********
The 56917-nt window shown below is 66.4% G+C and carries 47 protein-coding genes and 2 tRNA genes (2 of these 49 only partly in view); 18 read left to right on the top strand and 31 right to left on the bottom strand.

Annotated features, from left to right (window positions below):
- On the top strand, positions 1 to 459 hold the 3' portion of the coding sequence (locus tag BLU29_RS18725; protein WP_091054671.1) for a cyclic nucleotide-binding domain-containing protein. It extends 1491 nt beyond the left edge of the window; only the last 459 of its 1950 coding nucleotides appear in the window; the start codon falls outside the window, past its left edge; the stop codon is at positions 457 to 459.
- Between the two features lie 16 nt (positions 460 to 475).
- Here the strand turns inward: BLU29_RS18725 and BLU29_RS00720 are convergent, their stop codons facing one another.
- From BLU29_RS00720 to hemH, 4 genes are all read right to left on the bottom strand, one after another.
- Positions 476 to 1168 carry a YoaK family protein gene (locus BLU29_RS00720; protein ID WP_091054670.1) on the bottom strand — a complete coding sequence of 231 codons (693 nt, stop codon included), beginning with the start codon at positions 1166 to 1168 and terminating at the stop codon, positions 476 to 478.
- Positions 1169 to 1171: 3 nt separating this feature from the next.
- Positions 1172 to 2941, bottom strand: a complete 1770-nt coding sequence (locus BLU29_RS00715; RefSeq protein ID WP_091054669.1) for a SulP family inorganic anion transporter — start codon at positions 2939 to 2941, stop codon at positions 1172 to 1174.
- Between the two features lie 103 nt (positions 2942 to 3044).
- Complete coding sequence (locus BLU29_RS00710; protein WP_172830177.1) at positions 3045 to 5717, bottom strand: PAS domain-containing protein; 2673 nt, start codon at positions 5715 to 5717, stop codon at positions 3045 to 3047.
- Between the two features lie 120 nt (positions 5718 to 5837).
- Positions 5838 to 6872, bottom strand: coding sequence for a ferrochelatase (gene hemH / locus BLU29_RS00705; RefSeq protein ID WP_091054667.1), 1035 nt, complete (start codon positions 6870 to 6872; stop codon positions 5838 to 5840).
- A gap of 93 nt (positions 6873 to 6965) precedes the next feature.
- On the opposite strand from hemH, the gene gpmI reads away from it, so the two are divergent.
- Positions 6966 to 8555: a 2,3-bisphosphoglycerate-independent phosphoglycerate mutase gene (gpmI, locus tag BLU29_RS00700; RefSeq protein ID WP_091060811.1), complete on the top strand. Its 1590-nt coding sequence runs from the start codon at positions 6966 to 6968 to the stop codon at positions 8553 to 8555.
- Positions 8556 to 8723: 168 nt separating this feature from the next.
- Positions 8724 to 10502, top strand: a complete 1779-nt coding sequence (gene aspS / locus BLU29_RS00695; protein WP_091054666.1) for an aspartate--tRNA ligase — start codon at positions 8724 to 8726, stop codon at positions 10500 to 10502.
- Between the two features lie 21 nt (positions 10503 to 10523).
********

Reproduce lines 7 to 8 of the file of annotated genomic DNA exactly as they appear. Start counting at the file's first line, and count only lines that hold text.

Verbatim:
- Positions 476 to 1168 carry a YoaK family protein gene (locus BLU29_RS00720; protein ID WP_091054670.1) on the bottom strand — a complete coding sequence of 231 codons (693 nt, stop codon included), beginning with the start codon at positions 1166 to 1168 and terminating at the stop codon, positions 476 to 478.
- Positions 1169 to 1171: 3 nt separating this feature from the next.